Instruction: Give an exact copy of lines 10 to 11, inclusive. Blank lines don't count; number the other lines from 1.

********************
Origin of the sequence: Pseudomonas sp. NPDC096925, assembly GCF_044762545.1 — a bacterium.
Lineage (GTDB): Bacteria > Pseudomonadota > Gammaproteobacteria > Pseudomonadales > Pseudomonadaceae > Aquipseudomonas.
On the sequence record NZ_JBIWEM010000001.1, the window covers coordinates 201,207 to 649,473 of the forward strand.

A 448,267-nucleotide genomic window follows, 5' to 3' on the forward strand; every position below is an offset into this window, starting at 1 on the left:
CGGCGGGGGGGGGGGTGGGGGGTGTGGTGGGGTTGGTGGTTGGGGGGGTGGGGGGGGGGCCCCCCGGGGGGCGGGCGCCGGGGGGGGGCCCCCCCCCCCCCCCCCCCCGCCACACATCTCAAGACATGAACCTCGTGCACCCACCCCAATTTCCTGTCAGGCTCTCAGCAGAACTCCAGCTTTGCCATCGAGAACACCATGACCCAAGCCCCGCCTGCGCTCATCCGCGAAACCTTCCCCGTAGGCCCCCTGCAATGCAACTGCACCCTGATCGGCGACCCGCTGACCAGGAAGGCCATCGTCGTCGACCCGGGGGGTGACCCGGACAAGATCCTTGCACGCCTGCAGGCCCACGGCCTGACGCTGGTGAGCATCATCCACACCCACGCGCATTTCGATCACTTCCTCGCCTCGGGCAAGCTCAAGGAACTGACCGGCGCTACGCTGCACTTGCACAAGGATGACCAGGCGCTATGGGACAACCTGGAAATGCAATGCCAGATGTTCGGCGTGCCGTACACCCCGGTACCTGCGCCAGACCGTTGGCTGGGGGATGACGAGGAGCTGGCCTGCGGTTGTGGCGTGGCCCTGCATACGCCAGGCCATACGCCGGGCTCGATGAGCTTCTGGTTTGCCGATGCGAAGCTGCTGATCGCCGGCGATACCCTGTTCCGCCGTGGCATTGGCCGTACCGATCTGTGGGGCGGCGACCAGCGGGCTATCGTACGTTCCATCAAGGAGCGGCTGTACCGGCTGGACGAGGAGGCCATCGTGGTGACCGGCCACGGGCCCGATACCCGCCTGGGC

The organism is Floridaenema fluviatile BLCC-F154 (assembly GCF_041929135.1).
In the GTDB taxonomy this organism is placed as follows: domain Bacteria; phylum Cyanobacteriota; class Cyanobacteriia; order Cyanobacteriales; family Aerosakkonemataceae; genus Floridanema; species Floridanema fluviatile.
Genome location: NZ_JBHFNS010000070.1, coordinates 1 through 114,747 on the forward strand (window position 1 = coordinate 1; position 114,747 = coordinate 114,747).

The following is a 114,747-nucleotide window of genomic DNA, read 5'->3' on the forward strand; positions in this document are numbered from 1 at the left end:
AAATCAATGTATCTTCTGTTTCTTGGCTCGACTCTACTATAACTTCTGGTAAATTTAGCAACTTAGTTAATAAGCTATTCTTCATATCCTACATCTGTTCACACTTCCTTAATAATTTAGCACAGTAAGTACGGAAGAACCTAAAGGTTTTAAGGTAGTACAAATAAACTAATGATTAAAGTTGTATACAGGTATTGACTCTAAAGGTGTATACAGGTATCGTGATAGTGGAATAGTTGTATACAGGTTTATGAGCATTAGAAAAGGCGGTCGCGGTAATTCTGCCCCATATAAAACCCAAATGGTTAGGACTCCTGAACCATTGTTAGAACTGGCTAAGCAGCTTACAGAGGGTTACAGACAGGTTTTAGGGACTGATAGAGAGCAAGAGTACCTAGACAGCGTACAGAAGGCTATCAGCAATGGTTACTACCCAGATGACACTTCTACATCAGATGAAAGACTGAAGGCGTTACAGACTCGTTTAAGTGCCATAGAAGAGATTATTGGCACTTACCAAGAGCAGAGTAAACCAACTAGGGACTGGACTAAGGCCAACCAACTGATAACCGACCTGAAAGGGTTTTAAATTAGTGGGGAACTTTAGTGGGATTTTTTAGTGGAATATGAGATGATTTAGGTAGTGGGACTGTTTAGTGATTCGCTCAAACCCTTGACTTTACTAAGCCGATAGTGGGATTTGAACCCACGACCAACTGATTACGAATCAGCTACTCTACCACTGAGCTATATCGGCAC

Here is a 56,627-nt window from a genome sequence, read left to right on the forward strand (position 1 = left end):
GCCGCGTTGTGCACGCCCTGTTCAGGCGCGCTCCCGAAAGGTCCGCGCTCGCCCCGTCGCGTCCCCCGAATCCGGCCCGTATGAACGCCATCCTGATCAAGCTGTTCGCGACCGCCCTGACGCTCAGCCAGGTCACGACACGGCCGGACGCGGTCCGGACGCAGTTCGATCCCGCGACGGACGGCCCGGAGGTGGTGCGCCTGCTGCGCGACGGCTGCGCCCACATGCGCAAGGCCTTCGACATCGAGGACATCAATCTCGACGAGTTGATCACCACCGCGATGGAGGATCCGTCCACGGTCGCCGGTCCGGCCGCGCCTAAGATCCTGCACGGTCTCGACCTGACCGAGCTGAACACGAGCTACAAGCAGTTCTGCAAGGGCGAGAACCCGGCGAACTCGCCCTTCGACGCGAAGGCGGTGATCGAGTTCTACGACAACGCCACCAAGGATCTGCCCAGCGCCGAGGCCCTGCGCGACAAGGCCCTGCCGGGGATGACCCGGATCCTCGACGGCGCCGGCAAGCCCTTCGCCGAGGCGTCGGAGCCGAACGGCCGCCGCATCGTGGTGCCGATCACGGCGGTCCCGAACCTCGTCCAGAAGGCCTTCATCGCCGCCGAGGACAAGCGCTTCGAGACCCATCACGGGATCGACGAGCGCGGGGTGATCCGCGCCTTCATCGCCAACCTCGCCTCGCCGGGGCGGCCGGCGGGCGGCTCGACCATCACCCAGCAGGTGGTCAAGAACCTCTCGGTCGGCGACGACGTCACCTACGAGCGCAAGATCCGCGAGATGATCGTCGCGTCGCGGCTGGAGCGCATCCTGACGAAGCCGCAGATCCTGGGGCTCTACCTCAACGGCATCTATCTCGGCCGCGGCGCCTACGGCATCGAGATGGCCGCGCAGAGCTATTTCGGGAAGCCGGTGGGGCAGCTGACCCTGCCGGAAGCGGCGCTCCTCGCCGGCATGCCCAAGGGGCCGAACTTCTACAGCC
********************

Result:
AAATCAATGTATCTTCTGTTTCTTGGCTCGACTCTACTATAACTTCTGGTAAATTTAGCAACTTAGTTAATAAGCTATTCTTCATATCCTACATCTGTTCACACTTCCTTAATAATTTAGCACAGTAAGTACGGAAGAACCTAAAGGTTTTAAGGTAGTACAAATAAACTAATGATTAAAGTTGTATACAGGTATTGACTCTAAAGGTGTATACAGGTATCGTGATAGTGGAATAGTTGTATACAGGTTTATGAGCATTAGAAAAGGCGGTCGCGGTAATTCTGCCCCATATAAAACCCAAATGGTTAGGACTCCTGAACCATTGTTAGAACTGGCTAAGCAGCTTACAGAGGGTTACAGACAGGTTTTAGGGACTGATAGAGAGCAAGAGTACCTAGACAGCGTACAGAAGGCTATCAGCAATGGTTACTACCCAGATGACACTTCTACATCAGATGAAAGACTGAAGGCGTTACAGACTCGTTTAAGTGCCATAGAAGAGATTATTGGCACTTACCAAGAGCAGAGTAAACCAACTAGGGACTGGACTAAGGCCAACCAACTGATAACCGACCTGAAAGGGTTTTAAATTAGTGGGGAACTTTAGTGGGATTTTTTAGTGGAATATGAGATGATTTAGGTAGTGGGACTGTTTAGTGATTCGCTCAAACCCTTGACTTTACTAAGCCGATAGTGGGATTTGAACCCACGACCAACTGATTACGAATCAGCTACTCTACCACTGAGCTATATCGGCAC

Here is a 56,627-nt window from a genome sequence, read left to right on the forward strand (position 1 = left end):